What the Batman trilogy can teach leaders


classic-batman-logoWhen I was about eight, a fruit bat flew into our house. My brother, sister and I ran screaming from the room, but I was also delighted. Why? I finally shared something in common with my hero, Batman – a fear of bats!

So it was with complete joy and geek delight that I, a lifelong Batman fan, immersed myself in the entire Batman trilogy, shown back-to-back at the IMAX cinema recently. (No, I didn’t wear a bat suit, but that is only because I don’t have one!).  I would contend that there is a lesson for all leaders, marketers, and business owners — anyone who communicates and influences on a daily basis, in the Batman trilogy.

Instead of carefully crafting your content, around purpose and audience, start with emotion. When watching the trilogy, I was feeling exactly what the British–American director, screenwriter and producer, Christopher Nolan, who directed the trilogy wanted me to feel: completely besotted by Batman.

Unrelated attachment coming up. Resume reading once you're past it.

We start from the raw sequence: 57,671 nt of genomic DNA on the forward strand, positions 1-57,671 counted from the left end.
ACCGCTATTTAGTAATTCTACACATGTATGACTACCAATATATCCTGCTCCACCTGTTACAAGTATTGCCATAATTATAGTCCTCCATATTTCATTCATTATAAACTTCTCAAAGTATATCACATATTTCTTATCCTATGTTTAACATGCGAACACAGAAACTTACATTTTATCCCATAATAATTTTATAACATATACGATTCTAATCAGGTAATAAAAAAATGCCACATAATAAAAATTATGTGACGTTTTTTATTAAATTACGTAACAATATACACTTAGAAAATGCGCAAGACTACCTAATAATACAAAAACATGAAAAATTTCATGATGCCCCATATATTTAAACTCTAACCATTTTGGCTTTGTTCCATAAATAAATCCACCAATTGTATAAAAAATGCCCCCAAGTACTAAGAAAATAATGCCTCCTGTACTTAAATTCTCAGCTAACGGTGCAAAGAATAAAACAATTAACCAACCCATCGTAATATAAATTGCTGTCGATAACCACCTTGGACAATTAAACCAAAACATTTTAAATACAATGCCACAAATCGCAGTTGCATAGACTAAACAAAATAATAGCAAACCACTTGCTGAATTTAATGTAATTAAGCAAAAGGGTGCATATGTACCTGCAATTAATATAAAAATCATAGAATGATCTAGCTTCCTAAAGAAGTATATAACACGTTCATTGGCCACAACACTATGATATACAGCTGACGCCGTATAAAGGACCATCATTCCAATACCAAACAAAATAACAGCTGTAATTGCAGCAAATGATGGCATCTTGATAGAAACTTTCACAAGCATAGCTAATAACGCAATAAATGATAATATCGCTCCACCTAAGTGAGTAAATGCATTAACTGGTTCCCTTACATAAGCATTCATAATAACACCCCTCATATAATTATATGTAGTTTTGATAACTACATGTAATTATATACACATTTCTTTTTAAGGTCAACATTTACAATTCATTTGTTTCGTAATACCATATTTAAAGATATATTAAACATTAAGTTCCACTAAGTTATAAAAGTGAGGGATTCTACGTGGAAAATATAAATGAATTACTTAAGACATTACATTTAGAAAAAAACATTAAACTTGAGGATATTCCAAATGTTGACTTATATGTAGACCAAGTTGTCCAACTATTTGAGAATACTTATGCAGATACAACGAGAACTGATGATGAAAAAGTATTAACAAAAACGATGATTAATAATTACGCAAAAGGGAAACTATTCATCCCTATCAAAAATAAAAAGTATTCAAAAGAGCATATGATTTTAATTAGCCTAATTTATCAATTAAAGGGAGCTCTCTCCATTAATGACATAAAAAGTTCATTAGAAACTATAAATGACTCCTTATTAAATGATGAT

If you decide what you want your audience to feel, and get that right, you will also create fans.

But why is this so hard?

Quite often we are shackled by the past, precedents that have been set. For example, when I work with CEOs designing their road-show content, quite often the biggest barrier to change is the mantra: ‘But this is how we have always done it’. Imagine the burden and gift of a legacy Nolan faced when he began the Batman trilogy.  Batman movies have been done before, using stellar actors like Jack Nicholson playing The Joker.. Nolan had the challenging task of keeping fans happy, yet carving out new ground,.

Our challenge as influential communicators is how to use the shackles of the past as stepping stones to the future.  Nolan did this by presenting Batman not as another comic book movie but an action / adventure movie and gave us a darker more human Batman loved by both critics and fans.  You too can be respectful of the past without being chained to it.

So how are you going to start with emotion and use the past as stepping stones not shackles?

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